And you are right about the lack of big parks in the city, I think I am gonna leave some plots open for big parks instead of housing.

What do you mean by 4-9 complexes?
 

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Ik heb het plan verder ontwikkeld en samengevat in een PDF (https://drive.google.com/open?id=1SbUdQH5MTNXRjcroMmZPVGnnI_r7qNU7)

Ik probeer met de stad een (begin van een) antwoord te geven op een vraagstuk waar we de komende decennia voor staan met toenemende verstedelijking. Namelijk:

Hoe combineer je:

-een compacte stad met hoge woondichtheid (buitengebied sparen en veel mensen huisvesten)​
-veel stedelijk groen (mensen hebben natuur nodig)​
-menselijke maat (geringe mate van hoogbouw)​

Opdat bewoners het gemakkelijker wordt gemaakt duurzaam te leven​


Ik ben benieuwd wat jullie er van vinden!
 

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Don't forget the importance of the famed Chinese streetlife, whereby people are used to living a great part of their daily life outdoors, in the street -and nowadays, parks also. In the old days it included work, cooking, washing, washing up, games, sport, entertainment, socialising, streetwork, barbers etc.














I'd reintroduce not just plenty of public benches, but 'street tables'

 

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Put a courtyard and garden in any Western development and it'll be rarely used and look pretty when residents enter and exit. In the postwar years it would be in danger of becoming a neglected wasteground, with residents isolated into their apartments. However do the same in China and it becomes an all hours community hub, which is why the Courbousien tower-in-a-park idea is so much more successful there.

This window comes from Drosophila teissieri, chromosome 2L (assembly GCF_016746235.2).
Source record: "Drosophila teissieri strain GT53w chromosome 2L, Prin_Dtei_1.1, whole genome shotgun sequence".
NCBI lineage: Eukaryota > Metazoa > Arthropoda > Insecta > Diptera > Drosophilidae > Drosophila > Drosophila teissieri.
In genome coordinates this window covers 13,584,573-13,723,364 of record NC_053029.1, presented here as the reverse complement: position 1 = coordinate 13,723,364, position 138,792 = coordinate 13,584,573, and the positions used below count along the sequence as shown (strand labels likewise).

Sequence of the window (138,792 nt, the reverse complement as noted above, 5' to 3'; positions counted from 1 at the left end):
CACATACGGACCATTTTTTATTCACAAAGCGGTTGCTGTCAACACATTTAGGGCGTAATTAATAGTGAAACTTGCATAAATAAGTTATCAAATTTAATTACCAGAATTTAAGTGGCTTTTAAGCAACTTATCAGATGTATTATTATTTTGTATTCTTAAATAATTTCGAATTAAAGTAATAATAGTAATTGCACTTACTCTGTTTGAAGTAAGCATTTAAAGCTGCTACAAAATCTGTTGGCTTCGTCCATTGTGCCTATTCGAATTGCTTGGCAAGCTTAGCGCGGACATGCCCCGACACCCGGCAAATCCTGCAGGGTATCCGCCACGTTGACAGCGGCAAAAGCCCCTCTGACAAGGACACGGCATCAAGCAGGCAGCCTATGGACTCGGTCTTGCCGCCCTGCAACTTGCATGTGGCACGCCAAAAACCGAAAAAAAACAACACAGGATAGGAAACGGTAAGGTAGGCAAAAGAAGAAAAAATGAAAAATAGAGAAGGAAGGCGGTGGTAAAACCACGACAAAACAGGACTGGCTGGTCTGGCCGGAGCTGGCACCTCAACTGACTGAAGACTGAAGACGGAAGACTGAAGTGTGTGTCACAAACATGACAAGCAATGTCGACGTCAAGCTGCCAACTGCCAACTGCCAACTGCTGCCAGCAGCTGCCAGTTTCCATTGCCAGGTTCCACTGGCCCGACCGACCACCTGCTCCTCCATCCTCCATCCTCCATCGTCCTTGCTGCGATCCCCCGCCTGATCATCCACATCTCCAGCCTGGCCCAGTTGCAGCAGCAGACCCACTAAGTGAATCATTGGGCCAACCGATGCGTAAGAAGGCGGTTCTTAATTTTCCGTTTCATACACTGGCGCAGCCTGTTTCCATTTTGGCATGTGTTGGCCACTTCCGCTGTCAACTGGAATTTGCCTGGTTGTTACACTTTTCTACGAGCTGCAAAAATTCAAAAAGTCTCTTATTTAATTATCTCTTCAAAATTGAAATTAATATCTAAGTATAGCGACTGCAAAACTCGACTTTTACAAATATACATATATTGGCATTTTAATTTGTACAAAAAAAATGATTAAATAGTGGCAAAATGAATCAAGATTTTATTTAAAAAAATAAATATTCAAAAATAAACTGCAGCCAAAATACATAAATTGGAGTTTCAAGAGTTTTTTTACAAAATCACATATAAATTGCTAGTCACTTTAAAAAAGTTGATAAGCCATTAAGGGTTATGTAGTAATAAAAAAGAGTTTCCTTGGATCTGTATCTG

gonna be hard but focus on the background, that's the kind of traditional streetlife in the noughties that was being transposed into the parks (c.2010):


Fast forward to 2020 and increasingly the parks are busy with old folk, and the young are staying indoors more (like in the West). If you can reverse this trend using urban planning would be key, eg 6G, free charging, basketball, gaming centres, pool tables, gyms (weight free ones for the older set, with weights for the youth) etc

Also outdoor dance floors are seriously big for retirees, who use any patch for ballroom dancing to traditional fan dances to violin recitals, to choir practice. A young person version sounds like an impossibility but hey...

old folk dominate the numerous pavilions and outdoor gyms:





Retail round the world has taken a battering due to online shopping, with endless amounts of shopping malls closed down. However in China they were converted en masse into 'experience centres' eg gyms, pools, food, after school clubs etc. If you can somehow do the same for the outdoor spaces for young people, you'll save the traditional Chinese way of life.

 

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Discussion Starter #7
@Spliff Fairy thanks a lot for your input. Indeed I need to take into account the typical Chinese streetlife.
And I like the idea to attract young people into parcs by free charging, good internet connection, game tables, etc.
Indeed, it struck me too when I was in Guangzhou in 2016 that all the parcs were heavily used by elderly (whereas in The Netherlands where I am from elderly people stay inside) and young people were mostly absent.